Queen Elizabeth National Park offers impressive launch cruise along its 45km long Kazinga Channel connecting the lakes George and Edward. The rewarding recreational launch cruise on the Kazinga Channel does not only offer you an encounter with the calm flowing waters that originate from the glacial peaks of Rwenzori mountains but also to enormous numbers of aquatic life including the Nile crocodiles and Hippopotamus that dwell in the waters. The wild game like elephants, buffaloes and antelopes tend to visit the channel shores in search of drinking water. The range of bird species (over 60) thrive along the channel. The launch cruise is better done in the afternoon and it commences at 3pm from Mweya jetty and another departs at 4pm daily. There are also private boats that depart at 2pm and 4pm daily. The boat cruise lasts for two (2) hours.
The experiential tours range from predator tracking, mongoose tracking and Hippo Census. These activities are also conducted by Uganda safari tour undertakers in Queen Elizabeth National Park. The experiential activities always take 1 – 3 hours and is always conducted in the morning, evening and rarely at night. Unlike other wild game viewing normally done on game drives, the experiential tours allows travellers on safari tours in Uganda to a relative close encounter with wildlife including being allowed to drive off track. They can also participate in monitoring the migrant species movement including mammals and birds that enter the park.
There is wide range of cultural communities that live in areas surrounding the Queen Elizabeth National Park thus there is a wide cultural base that travellers in Uganda safaris and tours can encounter. Different tribal communities surround Queen Elizabeth National Park providing a fertile ground for arrange of cultural encounters. Some of these include;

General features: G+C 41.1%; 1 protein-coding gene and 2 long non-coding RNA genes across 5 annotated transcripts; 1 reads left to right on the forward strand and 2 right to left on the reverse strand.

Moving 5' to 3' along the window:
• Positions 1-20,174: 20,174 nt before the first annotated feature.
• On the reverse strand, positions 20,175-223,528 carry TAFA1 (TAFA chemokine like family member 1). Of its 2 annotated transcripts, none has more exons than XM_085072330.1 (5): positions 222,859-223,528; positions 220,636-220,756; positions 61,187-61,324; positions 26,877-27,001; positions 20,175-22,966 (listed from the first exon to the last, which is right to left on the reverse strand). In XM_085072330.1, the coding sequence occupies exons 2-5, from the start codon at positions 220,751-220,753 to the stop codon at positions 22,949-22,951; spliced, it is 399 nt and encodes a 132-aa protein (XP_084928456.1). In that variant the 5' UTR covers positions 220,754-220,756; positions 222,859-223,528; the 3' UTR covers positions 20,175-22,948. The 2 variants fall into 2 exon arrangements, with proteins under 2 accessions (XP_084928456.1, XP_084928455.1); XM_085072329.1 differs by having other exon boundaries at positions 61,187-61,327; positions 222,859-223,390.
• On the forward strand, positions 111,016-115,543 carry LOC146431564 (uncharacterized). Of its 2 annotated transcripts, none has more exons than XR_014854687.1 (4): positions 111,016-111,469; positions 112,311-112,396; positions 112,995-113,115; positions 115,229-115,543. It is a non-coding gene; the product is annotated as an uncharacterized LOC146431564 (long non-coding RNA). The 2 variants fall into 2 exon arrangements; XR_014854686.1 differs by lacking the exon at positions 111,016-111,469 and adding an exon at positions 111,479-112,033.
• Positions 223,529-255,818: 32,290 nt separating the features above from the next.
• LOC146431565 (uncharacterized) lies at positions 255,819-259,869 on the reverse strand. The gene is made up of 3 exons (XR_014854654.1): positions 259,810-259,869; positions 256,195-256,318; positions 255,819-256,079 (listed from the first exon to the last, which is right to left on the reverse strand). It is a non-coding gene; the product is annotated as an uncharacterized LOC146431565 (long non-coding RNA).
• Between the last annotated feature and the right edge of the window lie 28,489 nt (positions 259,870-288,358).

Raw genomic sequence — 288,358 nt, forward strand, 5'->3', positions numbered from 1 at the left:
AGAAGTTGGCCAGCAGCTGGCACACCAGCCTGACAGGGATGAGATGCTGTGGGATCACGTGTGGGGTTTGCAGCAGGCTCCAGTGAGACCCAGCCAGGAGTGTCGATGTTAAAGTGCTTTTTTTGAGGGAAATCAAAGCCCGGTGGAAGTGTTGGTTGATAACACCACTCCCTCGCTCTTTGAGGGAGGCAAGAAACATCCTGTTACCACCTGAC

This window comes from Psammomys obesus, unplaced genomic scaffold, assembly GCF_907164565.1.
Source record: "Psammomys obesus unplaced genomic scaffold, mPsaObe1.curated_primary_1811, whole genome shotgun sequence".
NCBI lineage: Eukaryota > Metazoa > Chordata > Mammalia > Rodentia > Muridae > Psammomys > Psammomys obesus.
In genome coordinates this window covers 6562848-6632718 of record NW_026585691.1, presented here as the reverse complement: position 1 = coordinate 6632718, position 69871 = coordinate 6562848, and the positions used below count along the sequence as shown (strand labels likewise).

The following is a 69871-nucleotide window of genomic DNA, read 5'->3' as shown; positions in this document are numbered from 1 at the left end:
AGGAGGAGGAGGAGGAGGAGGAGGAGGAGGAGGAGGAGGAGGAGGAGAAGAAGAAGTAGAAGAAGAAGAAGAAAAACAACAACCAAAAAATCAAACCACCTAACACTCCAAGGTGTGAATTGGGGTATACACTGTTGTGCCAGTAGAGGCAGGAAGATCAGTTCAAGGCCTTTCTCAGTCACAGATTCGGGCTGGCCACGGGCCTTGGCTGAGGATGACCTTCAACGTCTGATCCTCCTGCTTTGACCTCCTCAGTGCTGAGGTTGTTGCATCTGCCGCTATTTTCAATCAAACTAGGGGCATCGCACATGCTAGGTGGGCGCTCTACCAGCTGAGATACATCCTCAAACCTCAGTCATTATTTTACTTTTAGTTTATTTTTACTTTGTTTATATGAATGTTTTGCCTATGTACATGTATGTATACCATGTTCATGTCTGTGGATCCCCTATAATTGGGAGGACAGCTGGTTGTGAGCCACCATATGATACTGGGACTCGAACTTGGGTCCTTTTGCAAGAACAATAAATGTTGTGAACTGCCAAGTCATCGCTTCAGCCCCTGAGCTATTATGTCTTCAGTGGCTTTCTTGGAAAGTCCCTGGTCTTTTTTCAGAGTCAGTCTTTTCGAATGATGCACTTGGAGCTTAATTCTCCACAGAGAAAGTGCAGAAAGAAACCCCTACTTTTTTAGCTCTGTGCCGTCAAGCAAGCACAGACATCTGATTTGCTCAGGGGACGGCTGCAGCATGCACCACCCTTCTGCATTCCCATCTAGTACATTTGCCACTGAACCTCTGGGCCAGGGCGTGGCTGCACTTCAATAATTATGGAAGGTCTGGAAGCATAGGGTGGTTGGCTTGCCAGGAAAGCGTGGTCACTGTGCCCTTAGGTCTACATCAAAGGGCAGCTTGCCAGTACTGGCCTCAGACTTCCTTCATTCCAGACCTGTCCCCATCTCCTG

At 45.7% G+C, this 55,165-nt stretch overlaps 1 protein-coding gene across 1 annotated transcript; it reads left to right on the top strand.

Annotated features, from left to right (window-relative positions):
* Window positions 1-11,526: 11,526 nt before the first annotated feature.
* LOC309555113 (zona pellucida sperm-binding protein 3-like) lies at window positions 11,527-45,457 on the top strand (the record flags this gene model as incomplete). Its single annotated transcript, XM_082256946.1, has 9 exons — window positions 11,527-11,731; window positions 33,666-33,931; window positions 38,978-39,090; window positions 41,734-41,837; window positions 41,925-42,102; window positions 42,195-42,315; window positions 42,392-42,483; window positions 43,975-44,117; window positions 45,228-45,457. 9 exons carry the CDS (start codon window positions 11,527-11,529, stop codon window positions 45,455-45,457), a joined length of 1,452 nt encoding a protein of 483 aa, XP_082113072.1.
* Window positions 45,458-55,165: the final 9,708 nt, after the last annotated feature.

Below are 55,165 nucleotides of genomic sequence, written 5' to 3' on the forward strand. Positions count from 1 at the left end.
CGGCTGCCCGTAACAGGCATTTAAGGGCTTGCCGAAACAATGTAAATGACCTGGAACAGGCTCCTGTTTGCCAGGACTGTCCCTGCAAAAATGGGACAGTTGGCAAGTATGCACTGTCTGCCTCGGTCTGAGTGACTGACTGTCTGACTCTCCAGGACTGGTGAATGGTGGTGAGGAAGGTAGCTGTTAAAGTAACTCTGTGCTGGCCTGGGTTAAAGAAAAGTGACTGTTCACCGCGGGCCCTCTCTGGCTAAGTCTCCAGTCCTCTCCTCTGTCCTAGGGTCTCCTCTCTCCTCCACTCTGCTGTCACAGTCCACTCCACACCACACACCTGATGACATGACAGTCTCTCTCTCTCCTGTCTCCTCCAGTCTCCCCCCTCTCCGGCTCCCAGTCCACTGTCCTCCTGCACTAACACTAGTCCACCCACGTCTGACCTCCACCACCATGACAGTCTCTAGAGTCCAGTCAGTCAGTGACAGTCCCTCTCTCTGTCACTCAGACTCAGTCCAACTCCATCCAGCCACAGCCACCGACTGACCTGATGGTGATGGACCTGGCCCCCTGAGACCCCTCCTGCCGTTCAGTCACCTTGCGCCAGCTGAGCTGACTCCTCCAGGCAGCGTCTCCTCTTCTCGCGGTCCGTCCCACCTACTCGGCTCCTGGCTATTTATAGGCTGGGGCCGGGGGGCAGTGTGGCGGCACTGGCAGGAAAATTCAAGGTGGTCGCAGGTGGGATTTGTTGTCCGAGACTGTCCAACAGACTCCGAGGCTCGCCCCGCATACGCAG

The Leopard is positioned in the village of Muhokya covering 3 acres of land in the northern section of Queen Elizabeth National Park. The leopard village contains the traditional huts of the Banyabindi, Bakonzo and Basongora along with their traditional arts and crafts not forgetting the dance groups that perform cultural dances.
Kikorongo Women Community
The Kikorongo Women Community is within Kikorongo village close to Lake George. The community offers traditional dance performances, fire making experience, craft making, stories and riddles among other heritage components.
Katwe Tourism Information Centre (KATIC).
The northern section of Queen Elizabeth National Park has series of crater lakes among which include the famous Katwe salt lake. The visit to the salt lake exposes you to the process of salt formation exploring how the absence of outlets causes salt formation. The local people will demonstrate to you the process of salt extraction, processing, packaging and distribution. The way of life of the locals and how they derive their livelihood from the lake is also an area of concern. The cultural encounters can also be encountered.
Nyanz’ibiri Cave Community.
The Nyanzibiri literally means two lakes. The Bunyaruguru crater field has series of crater lakes some of which are twin like. The lakes offer impressive scenic views and a recreational canoe paddle exploring a range of primates and remarkable flora along with great sounds of birds like grey crowned cranes among others. Take a visit to the cultural museum where the traditional tools of the Banyaruguru are kept. The museum is built in a traditional Banyaruguru architecture.